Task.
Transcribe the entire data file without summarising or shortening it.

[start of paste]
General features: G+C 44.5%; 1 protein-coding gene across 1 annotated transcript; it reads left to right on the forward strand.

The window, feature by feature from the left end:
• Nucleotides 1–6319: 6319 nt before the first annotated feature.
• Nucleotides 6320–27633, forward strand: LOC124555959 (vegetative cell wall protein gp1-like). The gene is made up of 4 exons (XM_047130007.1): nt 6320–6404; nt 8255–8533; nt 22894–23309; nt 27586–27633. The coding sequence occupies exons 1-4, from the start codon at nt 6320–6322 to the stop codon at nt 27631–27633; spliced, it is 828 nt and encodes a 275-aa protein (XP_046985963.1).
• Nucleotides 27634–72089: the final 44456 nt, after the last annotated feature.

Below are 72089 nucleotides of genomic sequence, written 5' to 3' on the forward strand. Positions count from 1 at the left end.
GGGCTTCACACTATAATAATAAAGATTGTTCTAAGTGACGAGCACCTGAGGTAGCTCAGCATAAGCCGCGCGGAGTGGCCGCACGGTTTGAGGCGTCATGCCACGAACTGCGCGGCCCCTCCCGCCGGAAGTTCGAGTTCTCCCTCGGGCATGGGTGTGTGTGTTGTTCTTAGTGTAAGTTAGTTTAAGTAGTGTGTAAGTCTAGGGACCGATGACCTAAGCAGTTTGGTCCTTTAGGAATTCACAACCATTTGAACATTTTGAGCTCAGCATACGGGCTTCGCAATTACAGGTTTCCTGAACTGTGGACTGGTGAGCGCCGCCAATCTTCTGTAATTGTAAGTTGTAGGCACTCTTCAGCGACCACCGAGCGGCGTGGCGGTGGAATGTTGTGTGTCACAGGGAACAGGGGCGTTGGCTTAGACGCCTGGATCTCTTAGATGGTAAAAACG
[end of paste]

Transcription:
General features: G+C 44.5%; 1 protein-coding gene across 1 annotated transcript; it reads left to right on the forward strand.

The window, feature by feature from the left end:
• Nucleotides 1–6319: 6319 nt before the first annotated feature.
• Nucleotides 6320–27633, forward strand: LOC124555959 (vegetative cell wall protein gp1-like). The gene is made up of 4 exons (XM_047130007.1): nt 6320–6404; nt 8255–8533; nt 22894–23309; nt 27586–27633. The coding sequence occupies exons 1-4, from the start codon at nt 6320–6322 to the stop codon at nt 27631–27633; spliced, it is 828 nt and encodes a 275-aa protein (XP_046985963.1).
• Nucleotides 27634–72089: the final 44456 nt, after the last annotated feature.

Below are 72089 nucleotides of genomic sequence, written 5' to 3' on the forward strand. Positions count from 1 at the left end.
GGGCTTCACACTATAATAATAAAGATTGTTCTAAGTGACGAGCACCTGAGGTAGCTCAGCATAAGCCGCGCGGAGTGGCCGCACGGTTTGAGGCGTCATGCCACGAACTGCGCGGCCCCTCCCGCCGGAAGTTCGAGTTCTCCCTCGGGCATGGGTGTGTGTGTTGTTCTTAGTGTAAGTTAGTTTAAGTAGTGTGTAAGTCTAGGGACCGATGACCTAAGCAGTTTGGTCCTTTAGGAATTCACAACCATTTGAACATTTTGAGCTCAGCATACGGGCTTCGCAATTACAGGTTTCCTGAACTGTGGACTGGTGAGCGCCGCCAATCTTCTGTAATTGTAAGTTGTAGGCACTCTTCAGCGACCACCGAGCGGCGTGGCGGTGGAATGTTGTGTGTCACAGGGAACAGGGGCGTTGGCTTAGACGCCTGGATCTCTTAGATGGTAAAAACG